"Math anxiety is commonly defined as a feeling of tension, apprehension, or fear that interferes with math performance" (Ashcraft, 2002, p. 181). Symptoms of math anxiety are reported by 33% of students by the time they reach the age of 15, possibly contributing to this workforce dilemma (Organisation for Economic Co-operation and Development, 2013). Many models and perspectives of math anxiety have been established including conceptualizing math anxiety as a function of working memory deficits, sociocultural conditioning, lack of reappraisal, and anxiety as a precursor to escape-maintained behavior. Math anxiety is more common in individuals with certain disabilities, such as developmental dyscalculia and deaf and hard of hearing. Hembree (1990) conducted a meta-analysis of research evaluating intervention effects on math anxiety and its moderators. They reported that cognitive-behavioral interventions were most effective at reducing math anxiety. While definitions of, models examining, and causes and co-occurrences of math anxiety are well examined in current literature, Hembree's (1990) meta- analysis remains the only such investigation for the past 30 years. The purpose of the present study is to conduct an updated meta-analysis based on previous research (Hembree, 1990) but focused on interventions in K-12 school settings. We identified 11 articles between the years of 1990-2020 that met our inclusion criteria. From those articles, we calculated an omnibus effect size, tested homogeneity, evaluated publication bias, explored moderating variables, and assessed methodological rigor. Our Q statistic indicated homogeneity; however, the forest plot and I2 indicated a small amount of heterogeneity. The asymmetric shape of the funnel plot may be indicative of publication bias. The omnibus effect size was g = 0.316. The results of our moderator analysis indicated that math anxiety interventions produce the best results when conducted in targeted small groups. Additionally, three studies were considered methodologically sound. Our findings support the use of school-based interventions to reduce math anxiety, especially when those interventions are implemented as a targeted, small group intervention.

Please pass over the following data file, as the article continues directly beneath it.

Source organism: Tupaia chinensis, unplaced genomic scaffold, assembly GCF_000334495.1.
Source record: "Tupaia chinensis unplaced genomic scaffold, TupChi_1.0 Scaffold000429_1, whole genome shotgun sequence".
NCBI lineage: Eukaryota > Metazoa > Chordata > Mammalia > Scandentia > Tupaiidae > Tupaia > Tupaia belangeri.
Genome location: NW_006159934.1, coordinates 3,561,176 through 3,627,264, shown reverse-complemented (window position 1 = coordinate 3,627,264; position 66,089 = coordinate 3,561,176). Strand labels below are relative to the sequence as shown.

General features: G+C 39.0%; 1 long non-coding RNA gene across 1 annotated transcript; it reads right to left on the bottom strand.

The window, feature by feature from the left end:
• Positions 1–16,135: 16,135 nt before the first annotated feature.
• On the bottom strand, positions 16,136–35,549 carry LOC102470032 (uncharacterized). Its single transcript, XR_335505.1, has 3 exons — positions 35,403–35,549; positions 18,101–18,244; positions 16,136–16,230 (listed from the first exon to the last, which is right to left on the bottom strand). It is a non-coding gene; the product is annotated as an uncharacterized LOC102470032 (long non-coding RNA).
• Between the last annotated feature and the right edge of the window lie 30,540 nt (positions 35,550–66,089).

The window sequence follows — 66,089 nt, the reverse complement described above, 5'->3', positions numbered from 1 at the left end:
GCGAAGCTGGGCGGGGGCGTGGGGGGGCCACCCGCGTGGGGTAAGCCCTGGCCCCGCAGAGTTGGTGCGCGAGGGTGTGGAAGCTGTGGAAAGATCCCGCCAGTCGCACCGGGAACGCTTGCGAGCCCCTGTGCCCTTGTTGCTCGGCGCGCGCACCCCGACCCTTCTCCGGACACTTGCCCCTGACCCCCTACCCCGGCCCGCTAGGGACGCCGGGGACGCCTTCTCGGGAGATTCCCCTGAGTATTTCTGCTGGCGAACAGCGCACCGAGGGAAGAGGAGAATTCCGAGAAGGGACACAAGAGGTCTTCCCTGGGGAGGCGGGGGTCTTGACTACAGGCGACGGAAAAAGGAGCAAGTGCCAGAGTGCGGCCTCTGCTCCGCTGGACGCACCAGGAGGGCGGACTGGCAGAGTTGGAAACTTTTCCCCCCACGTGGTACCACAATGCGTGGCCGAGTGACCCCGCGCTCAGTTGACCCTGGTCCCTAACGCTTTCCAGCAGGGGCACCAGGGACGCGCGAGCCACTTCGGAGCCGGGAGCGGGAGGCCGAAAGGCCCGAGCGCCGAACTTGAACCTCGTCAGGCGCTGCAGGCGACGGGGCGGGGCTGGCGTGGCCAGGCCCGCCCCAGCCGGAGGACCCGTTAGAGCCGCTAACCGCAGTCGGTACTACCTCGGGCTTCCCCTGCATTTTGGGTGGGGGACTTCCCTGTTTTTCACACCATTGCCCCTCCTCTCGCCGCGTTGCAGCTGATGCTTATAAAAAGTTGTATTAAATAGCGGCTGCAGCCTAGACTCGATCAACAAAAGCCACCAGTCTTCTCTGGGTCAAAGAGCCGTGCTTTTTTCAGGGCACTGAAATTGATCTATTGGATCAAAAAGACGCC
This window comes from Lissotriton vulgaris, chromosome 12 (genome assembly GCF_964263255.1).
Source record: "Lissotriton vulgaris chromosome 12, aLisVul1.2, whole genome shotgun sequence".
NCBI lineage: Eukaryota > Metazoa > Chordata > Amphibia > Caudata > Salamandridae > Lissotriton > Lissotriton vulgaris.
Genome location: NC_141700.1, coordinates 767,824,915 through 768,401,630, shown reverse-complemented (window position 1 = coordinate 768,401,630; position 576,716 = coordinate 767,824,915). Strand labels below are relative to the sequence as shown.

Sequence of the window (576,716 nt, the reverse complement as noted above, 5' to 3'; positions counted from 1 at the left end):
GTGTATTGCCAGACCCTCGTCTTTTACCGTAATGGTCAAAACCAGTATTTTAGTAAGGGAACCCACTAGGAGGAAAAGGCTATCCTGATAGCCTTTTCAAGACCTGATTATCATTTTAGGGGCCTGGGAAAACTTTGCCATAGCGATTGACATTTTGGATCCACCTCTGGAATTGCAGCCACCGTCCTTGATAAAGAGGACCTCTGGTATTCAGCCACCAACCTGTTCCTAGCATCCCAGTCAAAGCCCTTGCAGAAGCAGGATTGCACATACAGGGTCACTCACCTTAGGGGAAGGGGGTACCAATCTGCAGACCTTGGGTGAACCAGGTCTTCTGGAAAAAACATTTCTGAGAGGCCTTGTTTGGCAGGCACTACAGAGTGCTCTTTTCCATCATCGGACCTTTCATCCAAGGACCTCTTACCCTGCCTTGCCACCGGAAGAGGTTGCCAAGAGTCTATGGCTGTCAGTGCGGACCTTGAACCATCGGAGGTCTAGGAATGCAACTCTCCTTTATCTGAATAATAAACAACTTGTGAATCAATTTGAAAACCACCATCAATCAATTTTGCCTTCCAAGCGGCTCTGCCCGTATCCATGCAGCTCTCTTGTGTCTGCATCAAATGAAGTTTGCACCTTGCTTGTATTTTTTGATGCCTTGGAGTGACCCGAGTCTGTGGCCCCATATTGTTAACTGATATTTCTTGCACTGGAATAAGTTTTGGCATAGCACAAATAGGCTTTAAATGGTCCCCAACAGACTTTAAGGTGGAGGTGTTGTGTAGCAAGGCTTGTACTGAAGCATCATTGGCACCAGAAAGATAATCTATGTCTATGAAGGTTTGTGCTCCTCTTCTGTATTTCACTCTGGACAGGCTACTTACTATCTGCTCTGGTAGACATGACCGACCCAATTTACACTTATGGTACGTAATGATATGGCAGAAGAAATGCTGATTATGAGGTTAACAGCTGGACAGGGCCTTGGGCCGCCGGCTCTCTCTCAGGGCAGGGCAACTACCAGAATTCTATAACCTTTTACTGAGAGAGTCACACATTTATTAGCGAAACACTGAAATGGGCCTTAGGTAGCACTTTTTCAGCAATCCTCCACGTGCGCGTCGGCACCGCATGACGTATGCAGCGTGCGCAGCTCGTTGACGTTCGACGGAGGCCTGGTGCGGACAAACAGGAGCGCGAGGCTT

College and Department

David O. McKay School of Education; Counseling Psychology and Special Education



Date Submitted


Document Type





math anxiety, math achievement, elementary education, secondary education, systematic reviews



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Education Commons